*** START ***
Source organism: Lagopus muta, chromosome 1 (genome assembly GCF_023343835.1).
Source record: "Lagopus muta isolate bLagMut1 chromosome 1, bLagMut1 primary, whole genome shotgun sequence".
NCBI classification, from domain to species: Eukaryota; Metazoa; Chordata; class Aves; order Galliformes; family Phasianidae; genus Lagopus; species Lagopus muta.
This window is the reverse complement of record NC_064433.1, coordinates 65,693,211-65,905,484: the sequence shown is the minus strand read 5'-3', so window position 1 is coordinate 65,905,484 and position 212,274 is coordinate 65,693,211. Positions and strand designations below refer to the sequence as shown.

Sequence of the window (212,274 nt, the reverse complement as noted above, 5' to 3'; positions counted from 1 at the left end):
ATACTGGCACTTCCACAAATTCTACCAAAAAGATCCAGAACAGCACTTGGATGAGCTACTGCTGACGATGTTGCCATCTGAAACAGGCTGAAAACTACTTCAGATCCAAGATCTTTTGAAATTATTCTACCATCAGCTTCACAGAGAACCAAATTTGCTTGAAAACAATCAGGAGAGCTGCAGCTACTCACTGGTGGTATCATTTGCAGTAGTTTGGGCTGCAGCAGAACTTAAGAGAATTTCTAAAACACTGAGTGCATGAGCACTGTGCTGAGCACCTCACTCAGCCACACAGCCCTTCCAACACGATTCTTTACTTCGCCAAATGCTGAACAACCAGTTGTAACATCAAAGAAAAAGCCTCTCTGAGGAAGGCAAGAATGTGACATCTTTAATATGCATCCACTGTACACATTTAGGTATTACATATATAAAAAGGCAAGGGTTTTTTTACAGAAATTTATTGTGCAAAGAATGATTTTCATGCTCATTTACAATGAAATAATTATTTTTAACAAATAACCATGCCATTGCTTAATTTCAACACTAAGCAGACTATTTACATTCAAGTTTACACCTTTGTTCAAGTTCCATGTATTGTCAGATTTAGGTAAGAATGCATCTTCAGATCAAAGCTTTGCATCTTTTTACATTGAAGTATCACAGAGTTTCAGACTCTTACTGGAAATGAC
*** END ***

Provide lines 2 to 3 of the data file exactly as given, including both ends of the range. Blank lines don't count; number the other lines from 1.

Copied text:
Source record: "Lagopus muta isolate bLagMut1 chromosome 1, bLagMut1 primary, whole genome shotgun sequence".
NCBI classification, from domain to species: Eukaryota; Metazoa; Chordata; class Aves; order Galliformes; family Phasianidae; genus Lagopus; species Lagopus muta.